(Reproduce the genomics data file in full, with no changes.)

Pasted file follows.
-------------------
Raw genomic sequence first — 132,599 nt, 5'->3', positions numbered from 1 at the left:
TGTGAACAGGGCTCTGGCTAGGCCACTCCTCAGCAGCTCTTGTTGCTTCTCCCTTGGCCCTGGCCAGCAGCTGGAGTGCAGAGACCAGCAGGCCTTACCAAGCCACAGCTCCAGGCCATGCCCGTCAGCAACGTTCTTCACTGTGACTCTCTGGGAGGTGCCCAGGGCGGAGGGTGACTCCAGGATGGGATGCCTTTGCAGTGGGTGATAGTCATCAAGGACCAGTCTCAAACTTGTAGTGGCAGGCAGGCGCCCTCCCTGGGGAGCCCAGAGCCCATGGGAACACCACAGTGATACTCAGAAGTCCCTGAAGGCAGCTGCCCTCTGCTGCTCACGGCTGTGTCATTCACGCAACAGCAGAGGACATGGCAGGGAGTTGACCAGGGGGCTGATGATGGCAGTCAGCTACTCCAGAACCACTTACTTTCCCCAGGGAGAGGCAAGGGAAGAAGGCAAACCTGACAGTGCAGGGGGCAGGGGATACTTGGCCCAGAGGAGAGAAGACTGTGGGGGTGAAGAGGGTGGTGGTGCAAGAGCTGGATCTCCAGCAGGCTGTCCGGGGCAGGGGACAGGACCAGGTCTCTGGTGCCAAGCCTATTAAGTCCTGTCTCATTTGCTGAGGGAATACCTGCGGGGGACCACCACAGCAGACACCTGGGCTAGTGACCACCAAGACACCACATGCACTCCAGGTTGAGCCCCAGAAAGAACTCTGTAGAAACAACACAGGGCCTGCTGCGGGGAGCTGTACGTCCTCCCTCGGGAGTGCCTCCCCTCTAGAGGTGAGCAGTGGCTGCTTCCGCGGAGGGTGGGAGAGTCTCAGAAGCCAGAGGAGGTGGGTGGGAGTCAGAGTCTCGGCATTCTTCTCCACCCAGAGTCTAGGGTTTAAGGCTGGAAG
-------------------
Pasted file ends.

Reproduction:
Raw genomic sequence first — 132,599 nt, 5'->3', positions numbered from 1 at the left:
TGTGAACAGGGCTCTGGCTAGGCCACTCCTCAGCAGCTCTTGTTGCTTCTCCCTTGGCCCTGGCCAGCAGCTGGAGTGCAGAGACCAGCAGGCCTTACCAAGCCACAGCTCCAGGCCATGCCCGTCAGCAACGTTCTTCACTGTGACTCTCTGGGAGGTGCCCAGGGCGGAGGGTGACTCCAGGATGGGATGCCTTTGCAGTGGGTGATAGTCATCAAGGACCAGTCTCAAACTTGTAGTGGCAGGCAGGCGCCCTCCCTGGGGAGCCCAGAGCCCATGGGAACACCACAGTGATACTCAGAAGTCCCTGAAGGCAGCTGCCCTCTGCTGCTCACGGCTGTGTCATTCACGCAACAGCAGAGGACATGGCAGGGAGTTGACCAGGGGGCTGATGATGGCAGTCAGCTACTCCAGAACCACTTACTTTCCCCAGGGAGAGGCAAGGGAAGAAGGCAAACCTGACAGTGCAGGGGGCAGGGGATACTTGGCCCAGAGGAGAGAAGACTGTGGGGGTGAAGAGGGTGGTGGTGCAAGAGCTGGATCTCCAGCAGGCTGTCCGGGGCAGGGGACAGGACCAGGTCTCTGGTGCCAAGCCTATTAAGTCCTGTCTCATTTGCTGAGGGAATACCTGCGGGGGACCACCACAGCAGACACCTGGGCTAGTGACCACCAAGACACCACATGCACTCCAGGTTGAGCCCCAGAAAGAACTCTGTAGAAACAACACAGGGCCTGCTGCGGGGAGCTGTACGTCCTCCCTCGGGAGTGCCTCCCCTCTAGAGGTGAGCAGTGGCTGCTTCCGCGGAGGGTGGGAGAGTCTCAGAAGCCAGAGGAGGTGGGTGGGAGTCAGAGTCTCGGCATTCTTCTCCACCCAGAGTCTAGGGTTTAAGGCTGGAAG